Wednesday, January 28, 2009

Obscure Varietal Tasting: Torrontes and Alicante Bouschet

OK, this was more weekend sipping than tasting, but I did taste a couple of not so common grapes. And I liked them.

The first obscure varietal came by way of the Crios de Susana Balbo 2008 Torrontes. Torrontes is, as far as I know, essentially indigenous to Argentina. Although European settlers probably brought what is now known as Torrontes to Argentina centuries ago, Argentina is the only place where this varietal is currently grown. As much as Argentina is known for its Malbec, Torrontes may well turn out to be Argentina's signature grape. Torrontes is extremely aromatic, much like Viognier, yet also has a high level of acidity like Sauvignon Blanc. At least this is what the bottle says, though this basic description is repeated in multiple locations on the web. If you're familiar with the floral aromas and tropical fruit a Viognier provides, you'll definitely want to look for some Torrontes.

The Crios 2008 Torrontes is probably a good starting point. I've had a couple of other wines from Susana Balbo and wasn't incredibly excited by them. There were well-made, tasty and easy to drink, but weren't quite as edgy or individualized as I'd hoped. The Torrontes is similarly user friendly and does have a fairly soft borderline sweet peach flavor. But there is also a healthy level of acidity which leads to a decently lingering and refreshing finish. That for me is the key a white wine: ripping acidity. This Torrontes, however, goes above and beyond the call of duty with its bouquet. It's a cross between lemon zest, tropical fruit, jasmin and peaches. It smells damn good, like a true lady wearing an expensive perfume. Although I don't want to anthropomorphise too heavily, the Crios Torrontes is pretty damn seductive. And yet she's also a cheap date at $12!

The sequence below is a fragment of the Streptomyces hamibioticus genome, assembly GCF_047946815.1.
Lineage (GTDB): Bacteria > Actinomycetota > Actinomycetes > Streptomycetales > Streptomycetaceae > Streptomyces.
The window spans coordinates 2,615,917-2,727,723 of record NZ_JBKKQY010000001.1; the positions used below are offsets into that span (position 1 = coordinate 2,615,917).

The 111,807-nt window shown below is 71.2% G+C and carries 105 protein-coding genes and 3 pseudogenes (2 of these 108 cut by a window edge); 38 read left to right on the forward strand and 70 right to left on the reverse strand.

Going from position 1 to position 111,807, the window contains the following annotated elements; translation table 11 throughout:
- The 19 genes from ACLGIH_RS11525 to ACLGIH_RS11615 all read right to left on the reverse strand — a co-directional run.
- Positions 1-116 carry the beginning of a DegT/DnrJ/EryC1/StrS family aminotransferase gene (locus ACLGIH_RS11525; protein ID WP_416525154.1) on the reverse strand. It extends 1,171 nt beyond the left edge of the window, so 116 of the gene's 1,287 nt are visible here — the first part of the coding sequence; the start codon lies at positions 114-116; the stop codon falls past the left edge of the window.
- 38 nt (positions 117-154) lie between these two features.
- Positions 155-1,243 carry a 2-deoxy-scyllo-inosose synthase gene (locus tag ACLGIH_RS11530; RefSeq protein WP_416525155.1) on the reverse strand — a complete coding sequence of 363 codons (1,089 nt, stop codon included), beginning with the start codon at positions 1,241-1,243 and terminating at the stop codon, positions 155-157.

Score: 88-90
Price: $12 at Costco

Our Saturday night sipper was the Wellington 2006 Noir de Noirs. "Dark from darks" you say? Aren't all red wines from dark grapes? The Noir de Noirs is composed mostly of Alicante Bouschet, a dark, thick skinned grape with dark pulp as well. Nearly all vitis vinifera varietals have lightly colored pulp; red wines typically get their color entirely from their skins. But teinturiers like Alicante Bouschet get their deep color from both the skin and pulp, hence Wellington's Noir de Noirs nomenclature. Plural you say? That's because the Noir de Noirs also has a bit of the teinturiers Lenoir, Grand Noir and Petite Bouschet (which was crossed with Grenache to produce Alicante Bouschet). Pity the fool who picks up a bottle of Noir de Noirs thinking it'll be Pinot Noir! This wine was made entirely from low yielding old vines. Alicante Bouschet was prized during the Great Depression and Prohibition for its hardiness during transportation and the amount of inky juice one could extract. Thus, the few Alicante vines still around are holdovers from a different era.

The bouquet of this wine was nice, but not spectacular. Alicante Bouschet is not known as a noble grape, and the bouquet seemed to reflect its reputation. There's a big dose of primal grapey fruit, some rose and a bit of coffee. However, the taste is another story. The ABV is a moderate 13.8%, yet the wine is concentrated and viscous with a pervasive minerality (aside: I'm not quite sure what minerality means or if you can even taste "minerals," though in the context of wine it generally relates a silky, non-fruit quality). Even better, there's great acidity and mellow tannins to keep everything in balance. This is one of the best tasting wines I've had recently. Best of all, the finish is elegant and seamless. It's a muscular wine with gobs of fruit, but there's also a ton of classiness under the angular exterior. Everything is in place for an interesting sipper: obscure varietals, individual character and general tastiness. A bit pricey, but worth it. Coppola Winery has an Alicante out as well for around $14, and the Wellington easily blows that away. And as you can see from the blurred image of a Blue Ram swimming towards the bottle, even the fish dig it.

Score: 90-92
Price: $25 from Wellington Vineyards (though I paid around $19)

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